April 19, 2007
The Imus Affair: It’s not hip to be vulgar
Web extra: Jackie Mason rants about Imus and Al Sharpton
Years ago, on my first day of a six-year stint as a substitute teacher in the L.A. Unified School District, I entered El Camino Real High only to be instantly slapped in the face by a profanity-laced tirade by a black male student directed at a group of black females sitting quietly doing their homework. |
"M__f__ bitches, hos..." and other choice expletives flew across the hallway in anger for God knows what slight or misdeed. By the time I left teaching, it was not unusual for a white seventh-grader to posture his manhood by talking about his "hos" and "bitches."
When Don Imus' characterization of the Rutgers University women's basketball team touched off a firestorm that cost him his job, it was clear to me instantly that part of what he was doing (aside from his standard derogation of any cultural minority) was laying down his credentials in the hip world. For all their marginalization, blacks and black culture have always defined what's "hip," particularly in entertainment -- from jazz to rock 'n' roll to rap and hip-hop, from dancing and singing to balling (that's hoops, folks); it is the gold standard, and you proved your bones in the hip world by being down with the idiom and vernacular of the time.
Even in a school district 74 percent Latino, it is not mariachi or Tejano music you hear on the CD players -- it's hip-hop and rap.
I know that's what Imus was doing because for about 100 years, no group was quicker to, or hipper at, embracing black culture and idiom than the other great underdog group of the American 20th Century, the Jews. Perhaps the greatest avatar of that identification was the comic Lenny Bruce, who defined Jewish "hip" in his day, and was ultimately destroyed for attempting to purvey in the "white" world what flew completely beneath the radar in the black world of "race" entertainment.
Jews could easily identify with black culture because, to a great extent, Jews don't even think of themselves as white. WASPs are white. What's hip is to point out how "white" or "whitebread" something or someone is. We were down with Lester and Miles and Monk and 'Trane.
Mort Sahl, white? Kinky Friedman, white? Howard Stern, Sarah Silverman, white? To be white is to not push that envelope. "White" is Dick and Lynn Cheney, for God's sake!
Imus, whose biases clearly run deep and wide (the Anti-Defamation Legaue has been after his employers for years to put an end to his anti-Semitic remarks), longs to be in that hip crowd but lacks the chops. He ain't hip, and what he said wasn't funny. Though he desperately wants to show he's down with what the brothahs are doing, as I and my friends did at 16 by mimicking Lenny Bruce, Imus is little better than ham-handedly prejudiced. He's been passing -- and badly.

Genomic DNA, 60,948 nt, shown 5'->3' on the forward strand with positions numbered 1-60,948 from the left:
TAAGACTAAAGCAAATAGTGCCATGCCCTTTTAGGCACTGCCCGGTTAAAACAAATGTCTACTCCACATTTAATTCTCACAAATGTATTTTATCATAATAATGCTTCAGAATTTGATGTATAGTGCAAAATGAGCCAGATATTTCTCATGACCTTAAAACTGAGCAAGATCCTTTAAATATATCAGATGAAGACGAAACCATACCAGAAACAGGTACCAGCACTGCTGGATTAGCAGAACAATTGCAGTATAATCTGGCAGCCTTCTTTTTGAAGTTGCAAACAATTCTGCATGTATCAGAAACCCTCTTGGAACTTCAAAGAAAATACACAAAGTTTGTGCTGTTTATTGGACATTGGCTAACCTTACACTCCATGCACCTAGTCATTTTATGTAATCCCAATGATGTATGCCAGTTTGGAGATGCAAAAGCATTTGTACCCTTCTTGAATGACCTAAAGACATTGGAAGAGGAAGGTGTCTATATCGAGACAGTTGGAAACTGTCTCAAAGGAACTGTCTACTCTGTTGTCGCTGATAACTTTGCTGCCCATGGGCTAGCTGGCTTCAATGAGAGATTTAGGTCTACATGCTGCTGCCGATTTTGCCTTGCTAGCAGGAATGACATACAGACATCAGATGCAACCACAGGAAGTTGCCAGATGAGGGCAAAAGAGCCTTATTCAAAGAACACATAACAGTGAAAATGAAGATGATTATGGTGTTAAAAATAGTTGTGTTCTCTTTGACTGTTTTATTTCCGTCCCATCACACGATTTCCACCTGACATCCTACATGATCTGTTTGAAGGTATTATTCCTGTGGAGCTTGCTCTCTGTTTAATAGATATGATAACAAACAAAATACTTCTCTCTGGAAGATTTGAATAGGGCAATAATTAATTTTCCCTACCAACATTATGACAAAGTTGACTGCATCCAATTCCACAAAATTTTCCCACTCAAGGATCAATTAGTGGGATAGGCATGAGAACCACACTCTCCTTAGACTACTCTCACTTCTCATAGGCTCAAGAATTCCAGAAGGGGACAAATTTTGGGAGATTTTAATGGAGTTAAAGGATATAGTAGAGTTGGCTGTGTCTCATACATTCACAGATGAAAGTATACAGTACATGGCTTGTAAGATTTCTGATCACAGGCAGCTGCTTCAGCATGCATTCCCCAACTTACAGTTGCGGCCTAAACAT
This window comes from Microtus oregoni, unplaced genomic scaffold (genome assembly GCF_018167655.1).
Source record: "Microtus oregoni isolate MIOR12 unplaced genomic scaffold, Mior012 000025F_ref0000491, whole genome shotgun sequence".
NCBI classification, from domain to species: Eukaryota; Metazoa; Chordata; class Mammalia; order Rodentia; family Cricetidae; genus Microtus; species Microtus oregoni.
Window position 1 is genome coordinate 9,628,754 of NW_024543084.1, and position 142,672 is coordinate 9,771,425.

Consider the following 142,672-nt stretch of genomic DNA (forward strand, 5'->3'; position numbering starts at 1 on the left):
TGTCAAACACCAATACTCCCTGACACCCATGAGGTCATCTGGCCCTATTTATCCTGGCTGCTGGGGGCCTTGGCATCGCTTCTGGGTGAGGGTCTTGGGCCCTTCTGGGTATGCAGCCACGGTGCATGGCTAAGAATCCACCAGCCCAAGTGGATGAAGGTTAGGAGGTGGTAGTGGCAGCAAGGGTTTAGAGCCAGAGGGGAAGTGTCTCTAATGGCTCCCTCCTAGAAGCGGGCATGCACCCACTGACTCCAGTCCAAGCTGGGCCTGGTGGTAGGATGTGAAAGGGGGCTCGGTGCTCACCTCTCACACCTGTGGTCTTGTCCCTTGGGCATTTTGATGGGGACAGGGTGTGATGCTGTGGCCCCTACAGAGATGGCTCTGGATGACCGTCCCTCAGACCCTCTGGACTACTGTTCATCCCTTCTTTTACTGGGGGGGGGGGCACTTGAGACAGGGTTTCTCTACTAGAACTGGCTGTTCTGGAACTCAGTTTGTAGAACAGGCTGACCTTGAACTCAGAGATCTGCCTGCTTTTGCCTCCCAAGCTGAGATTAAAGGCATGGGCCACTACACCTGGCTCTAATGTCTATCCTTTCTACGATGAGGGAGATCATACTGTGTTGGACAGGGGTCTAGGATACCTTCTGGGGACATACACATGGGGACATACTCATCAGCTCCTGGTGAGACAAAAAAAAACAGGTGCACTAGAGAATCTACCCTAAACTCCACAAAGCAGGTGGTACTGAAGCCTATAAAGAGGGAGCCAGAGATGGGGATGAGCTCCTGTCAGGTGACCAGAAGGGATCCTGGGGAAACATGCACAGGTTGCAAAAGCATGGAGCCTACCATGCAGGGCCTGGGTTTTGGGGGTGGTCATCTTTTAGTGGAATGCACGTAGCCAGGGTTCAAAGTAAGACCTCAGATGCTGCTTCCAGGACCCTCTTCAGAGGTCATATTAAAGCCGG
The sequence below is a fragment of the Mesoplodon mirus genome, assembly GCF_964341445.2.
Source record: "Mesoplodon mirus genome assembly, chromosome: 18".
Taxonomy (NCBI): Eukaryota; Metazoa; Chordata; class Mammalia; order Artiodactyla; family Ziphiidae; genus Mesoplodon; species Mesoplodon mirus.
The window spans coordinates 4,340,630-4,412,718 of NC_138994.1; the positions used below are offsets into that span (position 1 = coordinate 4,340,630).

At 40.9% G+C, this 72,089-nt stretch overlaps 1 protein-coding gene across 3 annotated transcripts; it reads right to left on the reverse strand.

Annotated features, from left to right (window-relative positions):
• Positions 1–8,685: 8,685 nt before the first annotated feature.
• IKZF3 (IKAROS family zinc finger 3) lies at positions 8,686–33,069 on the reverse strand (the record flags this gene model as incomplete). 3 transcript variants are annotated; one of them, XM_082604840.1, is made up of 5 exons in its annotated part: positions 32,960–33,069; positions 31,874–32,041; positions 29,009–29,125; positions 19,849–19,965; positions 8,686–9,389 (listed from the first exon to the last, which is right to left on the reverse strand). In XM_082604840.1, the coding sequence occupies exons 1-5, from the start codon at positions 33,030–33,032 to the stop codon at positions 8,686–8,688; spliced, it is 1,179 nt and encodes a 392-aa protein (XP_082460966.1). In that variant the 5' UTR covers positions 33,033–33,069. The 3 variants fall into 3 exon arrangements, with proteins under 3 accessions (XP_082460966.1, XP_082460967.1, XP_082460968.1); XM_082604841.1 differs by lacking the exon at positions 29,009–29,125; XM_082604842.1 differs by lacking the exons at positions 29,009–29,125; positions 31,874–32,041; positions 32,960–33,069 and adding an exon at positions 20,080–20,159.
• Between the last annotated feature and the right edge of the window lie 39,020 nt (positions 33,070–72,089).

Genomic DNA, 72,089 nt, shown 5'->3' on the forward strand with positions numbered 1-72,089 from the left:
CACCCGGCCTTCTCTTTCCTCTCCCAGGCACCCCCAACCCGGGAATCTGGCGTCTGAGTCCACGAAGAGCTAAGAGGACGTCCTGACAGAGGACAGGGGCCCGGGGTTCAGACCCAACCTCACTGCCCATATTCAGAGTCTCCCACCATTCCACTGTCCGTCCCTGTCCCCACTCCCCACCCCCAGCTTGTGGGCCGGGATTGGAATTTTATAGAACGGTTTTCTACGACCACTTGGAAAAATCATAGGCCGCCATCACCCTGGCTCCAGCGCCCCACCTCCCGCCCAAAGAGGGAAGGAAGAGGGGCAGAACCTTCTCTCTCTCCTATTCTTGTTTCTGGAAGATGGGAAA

But his downfall provides a lesson to those of us who still believe that the slurs passed around within one's group are somehow protected by cultural copyright. Contrary to the popular axiom, what happens in Vegas doesn't stay in Vegas, and what happens in the black community doesn't stay in the black community. It didn't with Little Richard, it didn't with my students, and it didn't with Imus.
So much humor is promulgated at the expense of other ethnic and cultural groups; the pervasive acceptance of misogynistic thuggery and sexual objectification that passes for acceptable music and comedy is appalling. It was only a matter of time before what was accepted entre nous/us/nosotros spilled out in this public a manner, which is neither to blame the victim, nor exonerate Imus. However, one truth is certain: the degradation of women and men can no longer be condoned in any community because it's being used by its own about its own. There is no difference between blacks using "niggah," and whites using "nigger."
It's a brutally demeaning pejorative, and it doesn't make it OK because that's your group.
Among the reasons I know this is because I do not hear my Jewish friends, no matter how intimate or hip, greeting me with, "Yo, my kike, vus macht a yid?"
However, what do I hear? I hear JAP jokes, and constant demeaning references to our women as "ball-busting" harpies. What do I see? I see the long-running Saturday morning show, "Saved by the Bell" with this cast of male characters: Zack, the blond Adonis; Slater, the tough, hunky, light-skinned Latino; and the crypto-Jew, the goofy, geeky, hopelessly shrill kid with the big nose who doesn't even merit a human name, but is instead called "Screech." In the spin-off, that character moves up in class to "Weasel."
Instead of wondering where guys like Sharpton and Jackson get off being the standard bearers on an inflammatory speech controversy, better to spend the energy wondering why every Jewish guy in TV and film is married to a non-Jewish woman, preferably a blond; why Jewish and "cool" never seem to go together; and what is the moral responsibility of Jews who run entertainment companies to present men and women, black, white or whatever, in ways that don't degrade them? Why wouldn't black women be lining up to "put 'em on the glass," if that's the available role?
Is Imus a racist? Does complicity in negative Jewish stereotyping make one an anti-Semite? Is the point to just label the other guy and move on? If we're going to beam a little light unto the nations, Jews should take the lead in reversing the progressive vulgarizing of entertainment, and that work begins at home.
Mitch Paradise is a writer/producer living in Los Angeles.
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